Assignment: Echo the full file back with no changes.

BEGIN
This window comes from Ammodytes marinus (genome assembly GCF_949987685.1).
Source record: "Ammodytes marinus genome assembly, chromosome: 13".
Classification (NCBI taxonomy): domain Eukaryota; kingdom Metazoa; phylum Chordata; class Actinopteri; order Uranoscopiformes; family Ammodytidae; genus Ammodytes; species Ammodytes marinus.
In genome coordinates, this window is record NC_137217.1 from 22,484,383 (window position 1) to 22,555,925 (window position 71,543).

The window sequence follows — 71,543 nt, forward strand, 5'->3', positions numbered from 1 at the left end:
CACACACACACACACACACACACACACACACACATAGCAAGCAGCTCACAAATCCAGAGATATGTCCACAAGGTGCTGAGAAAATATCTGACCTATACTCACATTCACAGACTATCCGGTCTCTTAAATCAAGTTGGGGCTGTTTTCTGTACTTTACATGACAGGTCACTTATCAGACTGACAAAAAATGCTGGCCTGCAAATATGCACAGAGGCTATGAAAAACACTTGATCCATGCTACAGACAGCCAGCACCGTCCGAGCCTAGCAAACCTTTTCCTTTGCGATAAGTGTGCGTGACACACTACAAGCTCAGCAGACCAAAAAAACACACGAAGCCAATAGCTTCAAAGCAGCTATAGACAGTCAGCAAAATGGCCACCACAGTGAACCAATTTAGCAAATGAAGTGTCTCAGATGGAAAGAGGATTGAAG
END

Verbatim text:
This window comes from Ammodytes marinus (genome assembly GCF_949987685.1).
Source record: "Ammodytes marinus genome assembly, chromosome: 13".
Classification (NCBI taxonomy): domain Eukaryota; kingdom Metazoa; phylum Chordata; class Actinopteri; order Uranoscopiformes; family Ammodytidae; genus Ammodytes; species Ammodytes marinus.
In genome coordinates, this window is record NC_137217.1 from 22,484,383 (window position 1) to 22,555,925 (window position 71,543).

The window sequence follows — 71,543 nt, forward strand, 5'->3', positions numbered from 1 at the left end:
CACACACACACACACACACACACACACACACACATAGCAAGCAGCTCACAAATCCAGAGATATGTCCACAAGGTGCTGAGAAAATATCTGACCTATACTCACATTCACAGACTATCCGGTCTCTTAAATCAAGTTGGGGCTGTTTTCTGTACTTTACATGACAGGTCACTTATCAGACTGACAAAAAATGCTGGCCTGCAAATATGCACAGAGGCTATGAAAAACACTTGATCCATGCTACAGACAGCCAGCACCGTCCGAGCCTAGCAAACCTTTTCCTTTGCGATAAGTGTGCGTGACACACTACAAGCTCAGCAGACCAAAAAAACACACGAAGCCAATAGCTTCAAAGCAGCTATAGACAGTCAGCAAAATGGCCACCACAGTGAACCAATTTAGCAAATGAAGTGTCTCAGATGGAAAGAGGATTGAAG